Our Christmas Book List – Part 3 – The Chimp Paradox
15th December 2022
The third book on our Christmas book list this year is a book that helped us reduce conflict and improve relations both within our team and with our clients. Written by renowned sports psychologist, Dr Steve Peters, The Chimp Paradox, in our opinion, should not only be read by people in business but by every adult and child in the whole world!
In short, The Chimp Paradox is a book that explains how your brain works using the analogy of your human brain vs your chimp brain. It shows you how to control your emotions, understand those of others and how to manage your emotions to act in your own best interest.
The Chimp Paradox argues that there are two competing forces in your brain. Your chimp brain and your human brain, and they compete against each other to control your actions. Your chimp brain is an ancient brain designed for fight or flight; It makes decisions quickly and subconsciously, based on emotion and feelings, with the sole goal of keeping you alive. Your human brain is your rational, evidence-based brain. It is the slower thinking but more reflective brain that makes decisions using facts rather than emotion.
Your chimp brain evolved for survival. It thinks quickly and gets you out of danger. It’s instinctive. Your human brain helps you make decisions. It works slower, weighing up the evidence before coming to a conclusion. The problem is we cannot control which brain works when, so our chimp brain may take over when really we need our human brain to step in. Understanding when that is happening is invaluable.
Think of the immediate feelings you have when someone pushes in front of you in a queue, or says something antagonistic to you, compared to how you are feeling while you are reading this article. Being queue-barged, or insulted, instantly triggers your fight or flight response. It makes you angry, alert and your brain goes into overdrive. This is your chimp brain working. Reading, however, is more reflective, your brain works slower and more deliberately without that strong emotional feeling. That is your human brain.
Both brains need to exist; they both have a purpose. The troubles come when you use the wrong brain for the wrong activity.
One of the main issues is that your chimp brain gets all new information first, it’s quicker at reacting and it’s much stronger’ which is why, in times of conflict, you feel it is difficult to control your emotions. This is fine when you’re being attacked by a sabre toothed tiger, and you need to act quickly and instinctively, but getting emotional, irrational and very reactionary is not such a useful reaction when you’ve just read an email or Tweet you don’t like.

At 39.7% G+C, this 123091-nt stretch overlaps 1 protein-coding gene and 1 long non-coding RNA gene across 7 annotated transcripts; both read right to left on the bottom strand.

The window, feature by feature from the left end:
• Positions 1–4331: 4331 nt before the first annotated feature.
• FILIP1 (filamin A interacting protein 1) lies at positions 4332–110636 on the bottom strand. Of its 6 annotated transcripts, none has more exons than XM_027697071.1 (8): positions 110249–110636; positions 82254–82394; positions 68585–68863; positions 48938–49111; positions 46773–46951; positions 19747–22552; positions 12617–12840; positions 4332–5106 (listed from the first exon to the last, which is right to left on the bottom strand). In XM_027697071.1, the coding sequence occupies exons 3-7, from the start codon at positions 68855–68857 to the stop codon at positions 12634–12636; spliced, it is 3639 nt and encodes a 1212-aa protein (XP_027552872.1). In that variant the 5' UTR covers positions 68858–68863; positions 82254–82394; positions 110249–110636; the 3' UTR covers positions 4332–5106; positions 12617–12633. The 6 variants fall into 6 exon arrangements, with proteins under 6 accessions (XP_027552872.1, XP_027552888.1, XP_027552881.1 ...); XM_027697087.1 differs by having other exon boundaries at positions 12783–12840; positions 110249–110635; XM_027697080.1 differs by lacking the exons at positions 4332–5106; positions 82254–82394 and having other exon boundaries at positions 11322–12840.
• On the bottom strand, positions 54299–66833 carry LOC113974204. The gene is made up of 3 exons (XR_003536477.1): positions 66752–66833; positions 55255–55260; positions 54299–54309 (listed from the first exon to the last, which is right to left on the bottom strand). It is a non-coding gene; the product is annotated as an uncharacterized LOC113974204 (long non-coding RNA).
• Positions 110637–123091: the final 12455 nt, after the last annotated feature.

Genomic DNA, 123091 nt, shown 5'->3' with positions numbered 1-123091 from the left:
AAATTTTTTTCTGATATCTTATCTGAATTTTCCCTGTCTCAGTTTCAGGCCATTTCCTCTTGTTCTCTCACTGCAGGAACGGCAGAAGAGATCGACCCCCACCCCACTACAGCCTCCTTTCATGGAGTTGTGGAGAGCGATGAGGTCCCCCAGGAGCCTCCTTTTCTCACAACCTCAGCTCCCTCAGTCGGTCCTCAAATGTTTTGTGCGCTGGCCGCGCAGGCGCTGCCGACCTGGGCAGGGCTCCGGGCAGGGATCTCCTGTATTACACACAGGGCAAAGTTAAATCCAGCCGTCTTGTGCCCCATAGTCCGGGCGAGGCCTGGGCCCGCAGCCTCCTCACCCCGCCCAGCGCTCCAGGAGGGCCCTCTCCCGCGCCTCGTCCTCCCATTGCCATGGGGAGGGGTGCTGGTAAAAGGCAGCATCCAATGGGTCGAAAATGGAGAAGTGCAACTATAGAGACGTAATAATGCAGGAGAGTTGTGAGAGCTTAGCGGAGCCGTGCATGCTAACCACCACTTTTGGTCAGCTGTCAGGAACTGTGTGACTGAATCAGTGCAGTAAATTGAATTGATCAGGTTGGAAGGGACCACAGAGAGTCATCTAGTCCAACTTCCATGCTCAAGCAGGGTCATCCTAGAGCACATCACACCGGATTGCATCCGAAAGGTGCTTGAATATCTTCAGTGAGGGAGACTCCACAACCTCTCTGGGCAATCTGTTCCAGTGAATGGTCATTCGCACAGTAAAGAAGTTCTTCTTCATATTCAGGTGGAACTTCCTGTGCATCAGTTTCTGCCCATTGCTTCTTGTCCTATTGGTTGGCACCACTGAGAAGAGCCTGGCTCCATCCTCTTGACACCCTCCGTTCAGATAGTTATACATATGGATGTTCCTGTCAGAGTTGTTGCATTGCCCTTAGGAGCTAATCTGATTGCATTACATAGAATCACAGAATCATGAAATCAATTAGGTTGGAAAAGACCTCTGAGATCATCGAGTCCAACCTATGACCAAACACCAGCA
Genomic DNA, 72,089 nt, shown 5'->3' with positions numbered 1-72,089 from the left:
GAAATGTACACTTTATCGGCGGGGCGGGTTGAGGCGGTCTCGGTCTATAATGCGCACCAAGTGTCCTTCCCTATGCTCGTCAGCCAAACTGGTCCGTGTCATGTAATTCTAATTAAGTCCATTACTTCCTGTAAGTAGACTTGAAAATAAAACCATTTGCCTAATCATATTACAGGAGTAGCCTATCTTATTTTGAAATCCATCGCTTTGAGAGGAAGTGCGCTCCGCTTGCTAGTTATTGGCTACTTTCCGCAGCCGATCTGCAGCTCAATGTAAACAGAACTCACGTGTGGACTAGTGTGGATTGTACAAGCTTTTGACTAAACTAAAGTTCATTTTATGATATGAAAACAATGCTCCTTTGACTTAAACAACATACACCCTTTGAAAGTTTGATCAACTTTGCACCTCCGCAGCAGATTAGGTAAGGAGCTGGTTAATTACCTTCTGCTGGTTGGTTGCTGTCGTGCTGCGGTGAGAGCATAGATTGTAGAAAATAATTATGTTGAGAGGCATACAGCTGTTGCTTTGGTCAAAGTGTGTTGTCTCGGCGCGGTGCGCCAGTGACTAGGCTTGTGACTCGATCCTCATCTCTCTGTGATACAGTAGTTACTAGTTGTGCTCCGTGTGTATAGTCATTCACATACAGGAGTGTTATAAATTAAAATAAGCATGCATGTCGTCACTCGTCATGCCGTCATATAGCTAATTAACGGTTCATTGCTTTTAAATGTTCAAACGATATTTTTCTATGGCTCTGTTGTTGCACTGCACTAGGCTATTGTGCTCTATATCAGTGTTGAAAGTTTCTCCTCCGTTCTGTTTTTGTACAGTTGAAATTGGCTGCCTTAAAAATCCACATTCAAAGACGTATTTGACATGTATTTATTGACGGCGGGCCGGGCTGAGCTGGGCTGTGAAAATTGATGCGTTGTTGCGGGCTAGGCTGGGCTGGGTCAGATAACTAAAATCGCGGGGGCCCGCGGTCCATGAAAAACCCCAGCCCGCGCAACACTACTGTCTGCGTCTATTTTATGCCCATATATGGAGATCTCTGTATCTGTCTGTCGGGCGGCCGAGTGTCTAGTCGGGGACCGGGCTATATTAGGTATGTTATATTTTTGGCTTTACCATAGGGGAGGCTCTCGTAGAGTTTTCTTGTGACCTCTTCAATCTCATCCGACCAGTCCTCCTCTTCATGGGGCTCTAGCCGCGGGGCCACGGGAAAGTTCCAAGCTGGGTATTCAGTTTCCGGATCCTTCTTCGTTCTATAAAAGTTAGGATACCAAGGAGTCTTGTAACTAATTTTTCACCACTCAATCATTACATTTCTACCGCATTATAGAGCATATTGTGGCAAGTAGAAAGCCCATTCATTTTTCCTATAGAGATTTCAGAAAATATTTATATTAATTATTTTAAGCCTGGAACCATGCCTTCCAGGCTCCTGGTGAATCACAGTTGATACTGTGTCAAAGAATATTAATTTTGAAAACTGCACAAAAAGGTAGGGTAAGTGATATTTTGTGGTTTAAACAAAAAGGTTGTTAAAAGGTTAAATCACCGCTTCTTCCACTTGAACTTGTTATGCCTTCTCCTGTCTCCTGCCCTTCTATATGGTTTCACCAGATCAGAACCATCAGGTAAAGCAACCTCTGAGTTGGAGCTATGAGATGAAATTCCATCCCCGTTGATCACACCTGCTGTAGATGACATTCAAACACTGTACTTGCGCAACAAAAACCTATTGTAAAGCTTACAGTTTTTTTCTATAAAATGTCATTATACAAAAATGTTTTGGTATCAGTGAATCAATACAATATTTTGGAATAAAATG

You might think that all you need to do is just to control those reactions, but, in the heat of the moment, it is difficult because your chimp brain is so much stronger than your human brain.
In short, The Chimp Paradox shows you how to recognise when your chimp brain, or your human brain is doing the thinking, and gives you tools to control them. It explains that, while you cannot totally suppress your chimp, you can understand when it is active and learn how to manage it.
The example I like to use relates to the emotions people experience while driving because driving seems to bring out your chimp brain better than anything else. Think how you feel when someone tailgates you, or pulls out in front of you, or skips in front of you in a traffic jam. Think how you feel when someone steals your parking space while you’re waiting, or honks their horn if you take too long to go at a traffic light. That gut feeling of anger is your chimp preparing to defend you in the face of a perceived imminent threat. And sometimes you react accordingly, you may slow down to not let the person behind overtake you, you may get cross and shout at them, or you may just feel very anxious. This is your chimp talking. Now, imagine, instead of experiencing it yourself, you just saw it happening to someone else, or it happened in a film, your reaction is very different. It’s more measured, more considered, more rational. It’s less chimpy. That is your human brain thinking. I’ve seen many acts of road rage and aggressive driving directed at other people, and it never makes me angry. I just look and think, “that car’s a bit close to the other one”, or “that guy’s over-reacted a bit, hasn’t he?” It doesn’t make me start shouting or feel anxiety because I’m not being threatened, my human brain can look at the situation objectively and come to a much more rational decision.
This is why many people recommend not immediately sending a reply to an aggressive email. This is, also, whythey recommend that you step away from a Twitter argument. It’s not because they want to stop a fight, it’s because they want your human brain to answer, not your chimp brain. They want you to answer rationally, not irrationally. The email you would send 24 hours after receiving a message from your boss criticising you is very different from the email you’d send in the heat of the moment.
Understanding how our brains and how other’s brains work in the heat of the moment has been invaluable in building our culture at Secret Source. The methods we learnt from this book helped reduce conflict and helped us build a culture of cooperation rather than confrontation. If you work in a team, or if you are in a relationship, you should definitely take a look at The Chimp Paradox. Not only is the theory fascinating, but it will give you the tools for you to be able to control your own emotions and understand those of others. It will help reduce arguments, just in time for that family Christmas meal.